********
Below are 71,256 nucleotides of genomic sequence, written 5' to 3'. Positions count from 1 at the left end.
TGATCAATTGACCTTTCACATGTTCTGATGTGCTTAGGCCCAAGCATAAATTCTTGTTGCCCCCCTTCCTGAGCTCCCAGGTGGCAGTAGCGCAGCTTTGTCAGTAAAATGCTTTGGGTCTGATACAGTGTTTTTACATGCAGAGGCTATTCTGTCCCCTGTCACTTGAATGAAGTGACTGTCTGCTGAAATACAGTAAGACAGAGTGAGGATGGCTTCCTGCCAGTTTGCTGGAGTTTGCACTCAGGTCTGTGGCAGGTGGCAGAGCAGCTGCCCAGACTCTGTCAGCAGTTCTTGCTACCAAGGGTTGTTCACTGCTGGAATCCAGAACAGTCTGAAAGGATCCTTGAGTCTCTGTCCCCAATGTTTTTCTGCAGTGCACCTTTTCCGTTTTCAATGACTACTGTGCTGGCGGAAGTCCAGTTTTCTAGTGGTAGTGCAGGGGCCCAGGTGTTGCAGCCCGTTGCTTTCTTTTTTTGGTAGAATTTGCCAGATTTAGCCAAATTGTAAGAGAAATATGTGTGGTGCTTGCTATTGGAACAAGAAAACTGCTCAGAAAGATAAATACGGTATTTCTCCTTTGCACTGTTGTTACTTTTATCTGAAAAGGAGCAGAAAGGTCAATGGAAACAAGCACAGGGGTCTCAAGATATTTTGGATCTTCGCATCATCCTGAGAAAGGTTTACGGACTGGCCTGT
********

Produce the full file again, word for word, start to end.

Below are 71,256 nucleotides of genomic sequence, written 5' to 3'. Positions count from 1 at the left end.
TGATCAATTGACCTTTCACATGTTCTGATGTGCTTAGGCCCAAGCATAAATTCTTGTTGCCCCCCTTCCTGAGCTCCCAGGTGGCAGTAGCGCAGCTTTGTCAGTAAAATGCTTTGGGTCTGATACAGTGTTTTTACATGCAGAGGCTATTCTGTCCCCTGTCACTTGAATGAAGTGACTGTCTGCTGAAATACAGTAAGACAGAGTGAGGATGGCTTCCTGCCAGTTTGCTGGAGTTTGCACTCAGGTCTGTGGCAGGTGGCAGAGCAGCTGCCCAGACTCTGTCAGCAGTTCTTGCTACCAAGGGTTGTTCACTGCTGGAATCCAGAACAGTCTGAAAGGATCCTTGAGTCTCTGTCCCCAATGTTTTTCTGCAGTGCACCTTTTCCGTTTTCAATGACTACTGTGCTGGCGGAAGTCCAGTTTTCTAGTGGTAGTGCAGGGGCCCAGGTGTTGCAGCCCGTTGCTTTCTTTTTTTGGTAGAATTTGCCAGATTTAGCCAAATTGTAAGAGAAATATGTGTGGTGCTTGCTATTGGAACAAGAAAACTGCTCAGAAAGATAAATACGGTATTTCTCCTTTGCACTGTTGTTACTTTTATCTGAAAAGGAGCAGAAAGGTCAATGGAAACAAGCACAGGGGTCTCAAGATATTTTGGATCTTCGCATCATCCTGAGAAAGGTTTACGGACTGGCCTGT